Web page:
Document Detail

From reviving the living to raising the dead; the making of cardiac resuscitation.
MedLine Citation:
PMID:  9783877     Owner:  NLM     Status:  MEDLINE    
Cardiac arrest (the process of the heart ceasing to beat) and cardiac resuscitation (the attempt to restart the heart) were created in the surgical theatres of the early to middle twentieth century, in response to the cardiac arrests which were being caused by the "theatre" doctors themselves. These patients were young and healthy (a consequence of the preselection surgery involves), cardiac resuscitation was trying to revive the living. The paper explores the intimate relationship between cardiac arrest and cardiac resuscitation. By the use of historical and Latourian sociological analysis the paper also reveals how cardiac resuscitation was made into the emblematic medical event it is today, a process which has been so complete that it has become, in many senses, an "obligatory passage point to death", that is, in order to die one must pass through cardiac resuscitation. The outcome of this is the changed nature of cardiac resuscitation, no longer attempting to revive the living, cardiac resuscitation now attempts to raise the dead and dying, and at this it fails. Despite the remarkable success of cardiac resuscitation as a fact, the paper argues that it is a failure as a technique, paradoxically the more successful a fact it became, the more it failed as a procedure. The paper explains this apparent contradiction and the resistance to anomalies, by showing how cardiac resuscitation was created simultaneously inside and outside medical science, from its very start being a social and scientific fact with a vast network of stabilising allies.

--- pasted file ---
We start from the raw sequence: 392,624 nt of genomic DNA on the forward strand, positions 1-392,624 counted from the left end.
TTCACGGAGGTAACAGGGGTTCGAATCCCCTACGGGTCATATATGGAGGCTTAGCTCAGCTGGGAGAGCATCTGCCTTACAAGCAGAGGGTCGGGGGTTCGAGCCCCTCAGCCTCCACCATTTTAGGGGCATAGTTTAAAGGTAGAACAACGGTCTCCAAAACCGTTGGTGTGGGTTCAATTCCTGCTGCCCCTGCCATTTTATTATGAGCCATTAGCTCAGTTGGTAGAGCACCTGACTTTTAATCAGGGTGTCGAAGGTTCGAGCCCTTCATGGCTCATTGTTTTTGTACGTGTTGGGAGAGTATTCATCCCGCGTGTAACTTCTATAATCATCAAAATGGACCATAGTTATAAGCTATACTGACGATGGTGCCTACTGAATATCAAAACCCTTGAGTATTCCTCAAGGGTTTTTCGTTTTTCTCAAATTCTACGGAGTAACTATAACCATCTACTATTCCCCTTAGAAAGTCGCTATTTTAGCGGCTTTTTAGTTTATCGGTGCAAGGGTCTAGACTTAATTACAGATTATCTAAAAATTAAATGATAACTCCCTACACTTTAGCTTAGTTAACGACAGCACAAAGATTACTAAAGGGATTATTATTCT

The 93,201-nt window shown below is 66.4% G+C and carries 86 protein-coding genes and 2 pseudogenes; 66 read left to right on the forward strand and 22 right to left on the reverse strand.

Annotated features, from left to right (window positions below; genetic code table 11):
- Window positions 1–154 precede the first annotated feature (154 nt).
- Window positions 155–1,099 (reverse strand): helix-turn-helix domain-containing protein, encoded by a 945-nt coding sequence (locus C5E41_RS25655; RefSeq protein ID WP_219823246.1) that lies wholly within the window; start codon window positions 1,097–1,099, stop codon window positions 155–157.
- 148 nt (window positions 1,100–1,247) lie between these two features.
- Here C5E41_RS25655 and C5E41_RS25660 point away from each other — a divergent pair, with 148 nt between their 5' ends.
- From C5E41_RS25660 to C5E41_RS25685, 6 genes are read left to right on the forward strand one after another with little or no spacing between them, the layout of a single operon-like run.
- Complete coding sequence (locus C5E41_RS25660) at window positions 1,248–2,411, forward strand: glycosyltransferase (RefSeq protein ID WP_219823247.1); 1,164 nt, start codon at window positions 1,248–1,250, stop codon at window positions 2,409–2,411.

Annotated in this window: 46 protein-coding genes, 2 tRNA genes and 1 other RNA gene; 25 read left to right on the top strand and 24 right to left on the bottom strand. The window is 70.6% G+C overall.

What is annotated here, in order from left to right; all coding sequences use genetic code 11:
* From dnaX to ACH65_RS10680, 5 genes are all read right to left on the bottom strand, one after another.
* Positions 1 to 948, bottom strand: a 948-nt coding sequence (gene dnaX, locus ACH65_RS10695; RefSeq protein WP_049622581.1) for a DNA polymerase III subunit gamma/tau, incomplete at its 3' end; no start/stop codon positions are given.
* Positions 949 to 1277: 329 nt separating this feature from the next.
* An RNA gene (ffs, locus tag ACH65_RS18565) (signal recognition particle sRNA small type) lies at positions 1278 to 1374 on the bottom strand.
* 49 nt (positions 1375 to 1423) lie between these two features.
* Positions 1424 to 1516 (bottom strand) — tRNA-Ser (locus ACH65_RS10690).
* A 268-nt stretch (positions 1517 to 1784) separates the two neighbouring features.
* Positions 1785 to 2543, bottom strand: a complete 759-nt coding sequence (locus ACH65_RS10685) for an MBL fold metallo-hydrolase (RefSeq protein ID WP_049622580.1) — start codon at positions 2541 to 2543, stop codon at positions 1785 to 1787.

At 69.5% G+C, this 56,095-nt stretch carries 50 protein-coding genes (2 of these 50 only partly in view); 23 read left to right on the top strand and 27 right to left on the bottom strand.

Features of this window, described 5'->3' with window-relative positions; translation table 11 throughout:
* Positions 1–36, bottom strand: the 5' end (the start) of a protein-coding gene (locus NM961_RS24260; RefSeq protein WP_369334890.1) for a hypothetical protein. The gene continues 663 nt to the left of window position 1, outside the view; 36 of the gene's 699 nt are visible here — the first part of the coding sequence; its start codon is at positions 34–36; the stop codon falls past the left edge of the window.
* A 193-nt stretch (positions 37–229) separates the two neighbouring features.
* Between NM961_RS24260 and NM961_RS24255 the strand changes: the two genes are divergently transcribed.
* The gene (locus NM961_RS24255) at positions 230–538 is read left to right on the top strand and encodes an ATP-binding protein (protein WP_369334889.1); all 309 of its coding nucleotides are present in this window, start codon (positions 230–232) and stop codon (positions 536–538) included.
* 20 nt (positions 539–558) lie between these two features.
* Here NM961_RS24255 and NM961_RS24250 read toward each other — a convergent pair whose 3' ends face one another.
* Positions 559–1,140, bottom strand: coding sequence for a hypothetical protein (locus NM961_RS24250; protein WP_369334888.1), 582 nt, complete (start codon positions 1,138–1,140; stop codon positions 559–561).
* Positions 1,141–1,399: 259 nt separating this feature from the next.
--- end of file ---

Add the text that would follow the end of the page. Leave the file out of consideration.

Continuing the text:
J Bains
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Publication Detail:
Type:  Comparative Study; Historical Article; Journal Article    
Journal Detail:
Title:  Social science & medicine (1982)     Volume:  47     ISSN:  0277-9536     ISO Abbreviation:  Soc Sci Med     Publication Date:  1998 Nov 
Date Detail:
Created Date:  1998-12-14     Completed Date:  1998-12-14     Revised Date:  2006-11-15    
Medline Journal Info:
Nlm Unique ID:  8303205     Medline TA:  Soc Sci Med     Country:  ENGLAND    
Other Details:
Languages:  eng     Pagination:  1341-9     Citation Subset:  IM; Q    
Psychiatric Unit, Prince of Wales Hospital, Sydney NSW, Australia.
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MeSH Terms
Attitude to Death*
Cardiopulmonary Resuscitation / history*,  methods
Great Britain
Health Knowledge, Attitudes, Practice*
Heart Arrest / etiology,  history*,  therapy
History, 20th Century
Iatrogenic Disease
Intraoperative Complications
Social Values
Sociology, Medical*
United States

From MEDLINE®/PubMed®, a database of the U.S. National Library of Medicine

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